A view of Sandy Hook Bay from Mt. Mitchill in Atlantic Highlands, NJ
By Joe Reynolds
New York Harbor Nature
No surprise, after two weeks of below freezing temperatures, much of Lower New York Bay has frozen over. An ice field of up to 15 inches thick formed from Highlands/Atlantic Highlands to the tip of the Sandy Hook peninsula and extending to Staten Island. It is the most extensive ice sheet along the southern shore of New York Harbor in many years.
But with warmer weather predicted this week, much of the ice will slowly melt away.
Yet, things could always be worse. The archives of The New York Times tell us that on February 14, 1901, there was an ice blockade in New York Harbor that put a temporary halt to shipping. The estuary was so ice clogged from shore to shore that "great ocean steamships, ferryboats, and the strongest as well as the weakest tugs, ocean-going tows, barges and floats" could not move. Winds were also wicked. A 66 mile an hour wind gust was recored at 4:00pm.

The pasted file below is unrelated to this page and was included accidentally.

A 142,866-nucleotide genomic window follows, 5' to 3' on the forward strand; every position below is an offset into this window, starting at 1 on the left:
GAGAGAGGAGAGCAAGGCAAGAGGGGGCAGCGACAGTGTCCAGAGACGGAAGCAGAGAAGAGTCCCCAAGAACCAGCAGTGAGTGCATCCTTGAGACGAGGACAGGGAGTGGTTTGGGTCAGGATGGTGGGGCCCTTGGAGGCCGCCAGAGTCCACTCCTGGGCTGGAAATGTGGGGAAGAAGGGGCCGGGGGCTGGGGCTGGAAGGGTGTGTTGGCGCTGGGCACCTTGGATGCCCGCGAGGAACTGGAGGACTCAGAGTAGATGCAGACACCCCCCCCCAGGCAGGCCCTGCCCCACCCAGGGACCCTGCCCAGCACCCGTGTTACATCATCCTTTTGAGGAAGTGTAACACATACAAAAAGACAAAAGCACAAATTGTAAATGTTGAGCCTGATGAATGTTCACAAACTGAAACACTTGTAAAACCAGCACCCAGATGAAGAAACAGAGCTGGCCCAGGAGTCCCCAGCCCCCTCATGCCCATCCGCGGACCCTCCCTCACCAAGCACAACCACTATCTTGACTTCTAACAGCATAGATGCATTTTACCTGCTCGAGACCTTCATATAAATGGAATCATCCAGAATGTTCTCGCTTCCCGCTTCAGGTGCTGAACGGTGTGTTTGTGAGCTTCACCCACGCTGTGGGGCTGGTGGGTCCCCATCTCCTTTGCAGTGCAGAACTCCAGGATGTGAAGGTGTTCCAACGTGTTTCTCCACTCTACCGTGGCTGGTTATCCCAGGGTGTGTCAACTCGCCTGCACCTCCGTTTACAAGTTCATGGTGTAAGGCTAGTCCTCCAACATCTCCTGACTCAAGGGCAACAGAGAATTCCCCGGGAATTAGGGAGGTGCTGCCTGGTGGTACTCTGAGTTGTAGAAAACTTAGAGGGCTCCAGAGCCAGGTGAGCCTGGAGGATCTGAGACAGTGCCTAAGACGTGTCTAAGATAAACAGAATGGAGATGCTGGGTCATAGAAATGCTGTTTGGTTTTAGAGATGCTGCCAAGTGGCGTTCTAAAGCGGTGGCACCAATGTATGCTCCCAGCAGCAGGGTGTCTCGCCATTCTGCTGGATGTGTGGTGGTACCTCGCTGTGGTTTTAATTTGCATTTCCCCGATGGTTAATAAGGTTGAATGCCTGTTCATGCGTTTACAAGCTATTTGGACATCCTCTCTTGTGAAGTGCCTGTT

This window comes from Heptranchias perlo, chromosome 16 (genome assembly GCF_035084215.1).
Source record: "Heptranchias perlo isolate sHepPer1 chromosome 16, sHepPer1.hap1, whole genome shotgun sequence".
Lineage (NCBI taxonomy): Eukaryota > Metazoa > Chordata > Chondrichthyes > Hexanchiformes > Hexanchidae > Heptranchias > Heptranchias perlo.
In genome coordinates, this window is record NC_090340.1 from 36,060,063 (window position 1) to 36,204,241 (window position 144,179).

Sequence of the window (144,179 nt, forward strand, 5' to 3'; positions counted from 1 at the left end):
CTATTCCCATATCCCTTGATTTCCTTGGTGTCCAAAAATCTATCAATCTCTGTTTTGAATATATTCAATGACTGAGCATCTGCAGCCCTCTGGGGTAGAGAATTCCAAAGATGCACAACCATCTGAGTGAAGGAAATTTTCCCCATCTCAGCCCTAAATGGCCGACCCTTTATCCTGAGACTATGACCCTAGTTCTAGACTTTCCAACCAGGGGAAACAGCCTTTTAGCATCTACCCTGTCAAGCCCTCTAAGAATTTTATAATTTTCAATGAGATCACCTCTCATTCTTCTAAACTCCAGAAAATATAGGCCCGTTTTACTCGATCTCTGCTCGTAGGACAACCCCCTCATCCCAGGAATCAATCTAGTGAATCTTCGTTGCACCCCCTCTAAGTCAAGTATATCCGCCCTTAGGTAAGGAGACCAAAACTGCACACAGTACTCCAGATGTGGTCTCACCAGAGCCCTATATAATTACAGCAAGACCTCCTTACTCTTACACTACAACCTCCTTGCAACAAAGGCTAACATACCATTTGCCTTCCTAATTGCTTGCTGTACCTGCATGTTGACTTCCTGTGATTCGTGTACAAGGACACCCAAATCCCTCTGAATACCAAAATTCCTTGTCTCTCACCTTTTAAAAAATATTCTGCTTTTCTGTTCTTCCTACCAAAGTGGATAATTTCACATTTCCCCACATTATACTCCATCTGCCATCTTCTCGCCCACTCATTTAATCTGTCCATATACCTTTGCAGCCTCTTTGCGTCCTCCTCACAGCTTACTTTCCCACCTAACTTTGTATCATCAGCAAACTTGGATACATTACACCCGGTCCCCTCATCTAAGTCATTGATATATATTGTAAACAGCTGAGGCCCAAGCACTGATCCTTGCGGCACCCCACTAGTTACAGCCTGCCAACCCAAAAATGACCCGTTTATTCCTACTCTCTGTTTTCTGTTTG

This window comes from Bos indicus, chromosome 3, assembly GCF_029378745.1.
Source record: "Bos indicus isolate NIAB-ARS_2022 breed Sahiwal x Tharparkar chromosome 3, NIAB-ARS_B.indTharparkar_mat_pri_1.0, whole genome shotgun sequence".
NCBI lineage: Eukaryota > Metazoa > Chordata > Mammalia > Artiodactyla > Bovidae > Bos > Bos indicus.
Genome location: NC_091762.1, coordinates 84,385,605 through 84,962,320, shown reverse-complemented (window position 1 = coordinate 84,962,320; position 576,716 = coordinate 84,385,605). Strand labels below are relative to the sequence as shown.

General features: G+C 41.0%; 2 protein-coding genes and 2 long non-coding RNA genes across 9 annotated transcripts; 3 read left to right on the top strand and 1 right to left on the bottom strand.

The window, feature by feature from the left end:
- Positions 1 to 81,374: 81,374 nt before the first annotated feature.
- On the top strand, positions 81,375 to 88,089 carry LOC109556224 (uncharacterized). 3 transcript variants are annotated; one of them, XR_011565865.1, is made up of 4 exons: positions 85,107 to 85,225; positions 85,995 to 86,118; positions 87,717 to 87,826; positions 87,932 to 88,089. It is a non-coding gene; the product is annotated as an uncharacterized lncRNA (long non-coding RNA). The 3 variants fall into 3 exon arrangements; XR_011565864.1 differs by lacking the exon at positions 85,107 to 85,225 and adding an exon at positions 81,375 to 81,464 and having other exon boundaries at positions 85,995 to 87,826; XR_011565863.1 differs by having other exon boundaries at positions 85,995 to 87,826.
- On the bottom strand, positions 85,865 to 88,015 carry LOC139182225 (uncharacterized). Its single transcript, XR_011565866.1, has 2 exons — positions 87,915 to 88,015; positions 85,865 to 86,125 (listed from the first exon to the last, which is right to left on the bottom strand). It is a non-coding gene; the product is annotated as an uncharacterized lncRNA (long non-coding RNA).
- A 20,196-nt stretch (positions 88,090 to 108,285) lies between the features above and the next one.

STOP THE WILLIAMS FRACKED GAS PIPELINE THROUGH NY HARBOR!
MY TOP 5 FAVORITE BOOKS ABOUT NY HARBOR
1. Field Guide to the Neighborhood Birds of New York City by Leslie Day
2.Heartbeats in the Muck by John Waldman
3. The Fisheries of Raritan Bay by Clyde L. MacKenzie Jr.
4. Waterfront: A Walk Around Manhattan by Phillip Lopate
5. The Bottom of the Harbor by Joseph Mitchell